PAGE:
What biscuit and biscuit manufacturers need to know

This year marks the 20th anniversary of the discovery of acrylamide in common foods such as biscuits, cookies, potato chips, coffee and a number of other cereal and potato-based products cooked at high temperatures (>120°C) in low humidity conditions.

Acrylamide is a natural component of the browning effect – also known as the Maillard reaction – between amino acids and reducing sugars when heated. It is also considered a carcinogen and in 2018 EU legislation brought the BML for biscuits and biscuits below 350 parts per billion (ppb).

Photo: GettyImages/Drypsiak

However, recent tests have shown that many samples have exceeded this limit.

“Current legislation states that food manufacturers must apply practical steps in their production in accordance with the ALARA principle, which aims to be ‘as low as reasonably achievable’.”​ said Kees Veeke, Baking Enzymes Technical Service Manager at DSM.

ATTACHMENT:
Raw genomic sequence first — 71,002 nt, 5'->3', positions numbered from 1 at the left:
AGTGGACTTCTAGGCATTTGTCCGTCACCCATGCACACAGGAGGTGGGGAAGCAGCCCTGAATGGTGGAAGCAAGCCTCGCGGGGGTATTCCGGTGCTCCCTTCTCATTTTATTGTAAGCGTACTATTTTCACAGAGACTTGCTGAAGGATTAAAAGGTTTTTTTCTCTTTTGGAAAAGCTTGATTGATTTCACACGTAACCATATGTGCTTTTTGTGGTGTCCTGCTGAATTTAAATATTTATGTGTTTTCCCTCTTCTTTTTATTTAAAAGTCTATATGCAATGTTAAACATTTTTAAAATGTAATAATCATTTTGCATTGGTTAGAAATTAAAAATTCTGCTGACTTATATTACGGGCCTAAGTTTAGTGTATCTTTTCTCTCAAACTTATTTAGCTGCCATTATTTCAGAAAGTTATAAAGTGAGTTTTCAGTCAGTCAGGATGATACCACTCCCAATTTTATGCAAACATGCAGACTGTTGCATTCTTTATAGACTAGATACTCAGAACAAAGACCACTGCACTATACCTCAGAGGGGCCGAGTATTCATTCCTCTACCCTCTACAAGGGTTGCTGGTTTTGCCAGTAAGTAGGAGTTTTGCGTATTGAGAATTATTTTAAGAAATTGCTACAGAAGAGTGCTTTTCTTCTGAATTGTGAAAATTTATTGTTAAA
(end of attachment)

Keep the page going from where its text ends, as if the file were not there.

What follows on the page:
Although Veeke believes most food manufacturers are aware of the levels of acrylamide in their products, many still struggle to meet reference levels.

“This is due to variations in recipes and ingredients that can cause acrylamide to vary from 50 parts per billion to 7,000 parts per billion. Biscuits and cookies have different levels of acrylamide, and it can be very difficult for manufacturers to monitor this [of multiple lines].”

It comes down to the type of flour used – “The level of asparagine between white flour and wholemeal flour can vary depending on the effect of wholemeal flour, and this automatically leads to higher levels of acrylamide as well” – to different types of sugar concentration – “Fructose is much more reactive compared to glucose, for example, and therefore contributes significantly to the production of acrylamide. What biscuit and biscuit manufacturers need to know

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